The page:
7. #27
    Tin Can's Avatar
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    Re: Redwood grid for Darkroom sink.

    No doubt

    At least you have stopped telling me what I know or don't

    I was worried about your psychic powers


    Carry on
    sin eater

  8. #28
    Drew Wiley
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    Re: Redwood grid for Darkroom sink.

    If I had psychic powers, maybe I could get the redwoods to grow again atop the hill behind me - that's where the tallest tree on earth was cut down about about 140 yrs ago. There were redwoods everywhere around here. Now not even a stump, but lots of highly flammable eucalyptus. All our neighborhood redwoods are now second-growth, ornamental replants. I had a friend who had a downfall permit and portable mill, which means he could cut and sell old growth trees which had fallen on their own next to back roads. But that was up in the narco counties of NW Cal, and he had friction with the backwoods growers, who eventually murdered him. Now his sons continue the business. The technical aspects of redwood as a material were extensively studied at the UCB Forest Products Lab along the shore here. As both a supplier and consultant to the trade, I had to learn quite a bit myself. Then all that kind of research was transferred inland to UC Davis, and for about six years my wife worked in a biotech corp which took over that same building. Now all that is becoming converted into the second campus of Lawrence Berkeley Lab, with shoreline biking and hiking trails all along it, not particularly photogenic; but those same trails are being connected to the more interesting parks further north along the shore. But as I already hinted, the past is present in the form of big gray redwood logs piled up by waves numerous places on the coast. It's awfully tempting to home an 8x10 onto the intricate wave-worn details.

  9. #29

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    Newbury, Vermont
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    Re: Redwood grid for Darkroom sink.

    I built a house in 1989-1990 for my then-young family...and since then have grown to feel badly that the wood I'd used had been taken from old growth forests in the Pacific northwest. Thing is...that wood was incredibly stable - bundles of 2x4's and 2x6's could sit in the sun all day and not twist.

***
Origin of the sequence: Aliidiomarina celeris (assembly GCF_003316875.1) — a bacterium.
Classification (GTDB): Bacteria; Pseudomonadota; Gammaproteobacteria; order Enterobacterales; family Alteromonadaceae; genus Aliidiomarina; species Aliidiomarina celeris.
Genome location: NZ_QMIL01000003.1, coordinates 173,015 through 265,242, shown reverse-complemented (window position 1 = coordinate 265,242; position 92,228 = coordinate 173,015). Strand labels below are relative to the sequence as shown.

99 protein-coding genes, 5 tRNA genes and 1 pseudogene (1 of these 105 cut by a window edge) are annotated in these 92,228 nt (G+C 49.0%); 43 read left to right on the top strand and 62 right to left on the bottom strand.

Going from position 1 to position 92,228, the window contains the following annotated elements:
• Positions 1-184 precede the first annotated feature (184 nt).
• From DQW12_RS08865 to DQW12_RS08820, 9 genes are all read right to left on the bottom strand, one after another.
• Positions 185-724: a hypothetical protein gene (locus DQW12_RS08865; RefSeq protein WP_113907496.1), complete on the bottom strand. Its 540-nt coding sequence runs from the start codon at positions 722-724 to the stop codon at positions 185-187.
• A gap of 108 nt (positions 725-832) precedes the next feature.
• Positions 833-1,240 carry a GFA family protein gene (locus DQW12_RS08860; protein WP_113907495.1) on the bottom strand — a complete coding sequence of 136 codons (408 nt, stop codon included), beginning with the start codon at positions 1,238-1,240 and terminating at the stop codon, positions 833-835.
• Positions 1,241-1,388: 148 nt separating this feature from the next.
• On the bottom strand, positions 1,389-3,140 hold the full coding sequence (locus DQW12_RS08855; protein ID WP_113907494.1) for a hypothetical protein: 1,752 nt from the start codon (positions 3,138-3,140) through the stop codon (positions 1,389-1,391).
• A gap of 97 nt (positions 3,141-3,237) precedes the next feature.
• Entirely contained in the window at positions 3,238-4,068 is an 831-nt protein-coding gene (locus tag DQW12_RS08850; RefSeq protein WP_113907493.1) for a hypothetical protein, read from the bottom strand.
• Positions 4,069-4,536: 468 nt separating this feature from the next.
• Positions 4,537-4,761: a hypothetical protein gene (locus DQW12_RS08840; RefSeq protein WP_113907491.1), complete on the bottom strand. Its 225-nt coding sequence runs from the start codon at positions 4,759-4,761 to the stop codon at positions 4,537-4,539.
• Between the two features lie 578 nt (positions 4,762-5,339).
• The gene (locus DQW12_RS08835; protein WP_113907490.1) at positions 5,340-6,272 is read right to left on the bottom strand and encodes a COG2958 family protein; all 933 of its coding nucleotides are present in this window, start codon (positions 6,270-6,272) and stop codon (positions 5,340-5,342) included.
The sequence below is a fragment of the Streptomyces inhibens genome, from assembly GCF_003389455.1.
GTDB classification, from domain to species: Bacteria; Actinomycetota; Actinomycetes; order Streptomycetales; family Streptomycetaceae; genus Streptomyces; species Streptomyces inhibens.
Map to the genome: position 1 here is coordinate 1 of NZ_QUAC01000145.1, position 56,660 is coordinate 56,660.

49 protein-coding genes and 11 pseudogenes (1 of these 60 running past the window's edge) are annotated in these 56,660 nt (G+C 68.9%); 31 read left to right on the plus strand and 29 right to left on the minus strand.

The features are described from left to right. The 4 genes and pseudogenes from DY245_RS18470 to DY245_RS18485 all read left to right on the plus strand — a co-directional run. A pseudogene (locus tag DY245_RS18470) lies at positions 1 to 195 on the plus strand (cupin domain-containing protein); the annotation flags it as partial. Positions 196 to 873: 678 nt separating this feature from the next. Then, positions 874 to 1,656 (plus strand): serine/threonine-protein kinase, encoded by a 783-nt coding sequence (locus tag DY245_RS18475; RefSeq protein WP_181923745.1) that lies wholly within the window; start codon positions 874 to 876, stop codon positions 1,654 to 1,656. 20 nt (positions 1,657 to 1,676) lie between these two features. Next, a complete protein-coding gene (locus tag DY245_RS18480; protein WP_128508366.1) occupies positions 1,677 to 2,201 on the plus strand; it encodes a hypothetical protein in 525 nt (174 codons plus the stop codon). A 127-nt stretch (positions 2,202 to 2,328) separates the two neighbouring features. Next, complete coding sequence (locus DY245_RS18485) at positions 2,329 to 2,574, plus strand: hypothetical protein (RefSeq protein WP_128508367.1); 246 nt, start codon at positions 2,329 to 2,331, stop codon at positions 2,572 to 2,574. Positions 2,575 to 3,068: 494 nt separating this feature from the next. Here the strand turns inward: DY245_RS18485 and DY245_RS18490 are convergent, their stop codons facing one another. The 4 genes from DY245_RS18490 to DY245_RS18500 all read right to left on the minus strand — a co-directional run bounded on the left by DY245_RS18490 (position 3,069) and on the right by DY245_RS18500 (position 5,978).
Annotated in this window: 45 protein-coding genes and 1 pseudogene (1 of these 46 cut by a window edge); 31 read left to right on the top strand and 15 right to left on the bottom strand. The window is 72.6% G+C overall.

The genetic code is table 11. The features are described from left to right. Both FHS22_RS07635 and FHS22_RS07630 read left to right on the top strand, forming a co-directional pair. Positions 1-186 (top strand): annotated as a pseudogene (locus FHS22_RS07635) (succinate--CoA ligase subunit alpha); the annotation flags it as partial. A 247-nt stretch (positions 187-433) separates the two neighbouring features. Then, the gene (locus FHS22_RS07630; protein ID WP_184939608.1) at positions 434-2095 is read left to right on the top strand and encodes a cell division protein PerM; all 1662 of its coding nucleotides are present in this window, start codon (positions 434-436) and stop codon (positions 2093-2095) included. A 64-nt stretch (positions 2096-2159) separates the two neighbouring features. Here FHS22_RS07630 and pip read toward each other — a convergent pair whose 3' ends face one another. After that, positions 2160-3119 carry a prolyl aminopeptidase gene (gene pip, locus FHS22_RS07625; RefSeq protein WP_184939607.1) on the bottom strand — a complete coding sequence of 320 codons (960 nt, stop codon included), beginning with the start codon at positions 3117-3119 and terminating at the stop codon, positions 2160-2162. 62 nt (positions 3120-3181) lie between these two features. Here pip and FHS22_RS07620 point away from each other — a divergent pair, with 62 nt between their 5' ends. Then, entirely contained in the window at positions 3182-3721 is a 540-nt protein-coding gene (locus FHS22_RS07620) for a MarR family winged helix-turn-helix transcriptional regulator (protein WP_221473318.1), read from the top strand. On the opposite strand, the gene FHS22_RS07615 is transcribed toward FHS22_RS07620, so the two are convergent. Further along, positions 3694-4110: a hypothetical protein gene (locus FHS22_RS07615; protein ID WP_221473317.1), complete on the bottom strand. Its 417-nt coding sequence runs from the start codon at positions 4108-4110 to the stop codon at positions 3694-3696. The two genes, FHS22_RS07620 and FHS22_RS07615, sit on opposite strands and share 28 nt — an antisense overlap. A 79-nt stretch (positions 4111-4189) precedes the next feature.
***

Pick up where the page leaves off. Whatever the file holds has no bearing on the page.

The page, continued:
Wood quality/stability these days is all over the place...and now, whenever I find myself building a stud-wall for some addition/project for my current house, I usually need a Jorgensen wooden clamp as a "third hand" to hold the twisted studs straight as I secure them - a real PITA!

  10. #30

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    Re: Redwood grid for Darkroom sink.

    Quote Originally Posted by Drew Wiley View Post
    WalMart sells em, cheap. Cheapo Depot subcontracts analogous fence installations to fly-by-night labor, non-code stained pine put together with thin ordinary staples; they fall over in about six months. I still get true heart redwood at substantial discount at my old work place, but it's expensive even for me. But I want my fences to last my lifetime, and build them like a tank. Making a fence that lasts just 20 yrs (the average), no thanks. I don't want to have to re-do it in my 80's or 90's! The house I sold in the mtns was made of old growth redwood. My house here on the coast just has some redwood wainscotting, but it's old-growth vertical grain, something no longer available. It was leftover from a sale to the Navy. The admiral's house was particularly swank, if modest in size. That whole military village is nearing final restoration for sake of becoming a public park. Fortunately, it's been fenced off and guarded all along, so taggers never got in there. Adjacent to it was the biggest winery building in the world, which was converted to military use during WWII, and is sometimes opened to photographic tours, but is due to be permanently open. The last active whaling station of the W Coast is beside that - whales turned into Cal Can dog food! Lots of big redwood logs on the shore, all weathered and wave eroded.
    My local lumberyard in the PNW has Clear Vertical Grain Fir available. You don't want to know the price though. My house is from the 1920s and was a poorly maintained rental before I bought it. The window sills have been missing paint for probably about 5 years and getting rained on constantly. I've recently started the process of repainting them and haven't found a hint of rot anywhere. That old wood seems indestructible.